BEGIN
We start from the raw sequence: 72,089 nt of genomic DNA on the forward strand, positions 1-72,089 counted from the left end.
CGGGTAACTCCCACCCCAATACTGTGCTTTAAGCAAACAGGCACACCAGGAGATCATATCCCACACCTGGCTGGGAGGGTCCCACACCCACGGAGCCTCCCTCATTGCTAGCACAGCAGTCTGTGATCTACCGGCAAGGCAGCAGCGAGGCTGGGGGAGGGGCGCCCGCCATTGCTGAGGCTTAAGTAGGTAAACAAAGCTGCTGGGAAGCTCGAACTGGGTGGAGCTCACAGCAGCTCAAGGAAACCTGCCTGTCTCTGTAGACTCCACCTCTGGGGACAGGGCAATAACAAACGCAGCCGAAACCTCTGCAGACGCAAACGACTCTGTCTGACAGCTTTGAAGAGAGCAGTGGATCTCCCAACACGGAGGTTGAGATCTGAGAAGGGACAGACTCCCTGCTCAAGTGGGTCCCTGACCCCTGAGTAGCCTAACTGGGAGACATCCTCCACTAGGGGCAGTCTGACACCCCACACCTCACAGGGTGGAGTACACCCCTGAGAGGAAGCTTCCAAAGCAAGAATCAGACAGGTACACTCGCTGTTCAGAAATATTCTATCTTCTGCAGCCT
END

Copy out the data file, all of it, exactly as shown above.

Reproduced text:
We start from the raw sequence: 72,089 nt of genomic DNA on the forward strand, positions 1-72,089 counted from the left end.
CGGGTAACTCCCACCCCAATACTGTGCTTTAAGCAAACAGGCACACCAGGAGATCATATCCCACACCTGGCTGGGAGGGTCCCACACCCACGGAGCCTCCCTCATTGCTAGCACAGCAGTCTGTGATCTACCGGCAAGGCAGCAGCGAGGCTGGGGGAGGGGCGCCCGCCATTGCTGAGGCTTAAGTAGGTAAACAAAGCTGCTGGGAAGCTCGAACTGGGTGGAGCTCACAGCAGCTCAAGGAAACCTGCCTGTCTCTGTAGACTCCACCTCTGGGGACAGGGCAATAACAAACGCAGCCGAAACCTCTGCAGACGCAAACGACTCTGTCTGACAGCTTTGAAGAGAGCAGTGGATCTCCCAACACGGAGGTTGAGATCTGAGAAGGGACAGACTCCCTGCTCAAGTGGGTCCCTGACCCCTGAGTAGCCTAACTGGGAGACATCCTCCACTAGGGGCAGTCTGACACCCCACACCTCACAGGGTGGAGTACACCCCTGAGAGGAAGCTTCCAAAGCAAGAATCAGACAGGTACACTCGCTGTTCAGAAATATTCTATCTTCTGCAGCCT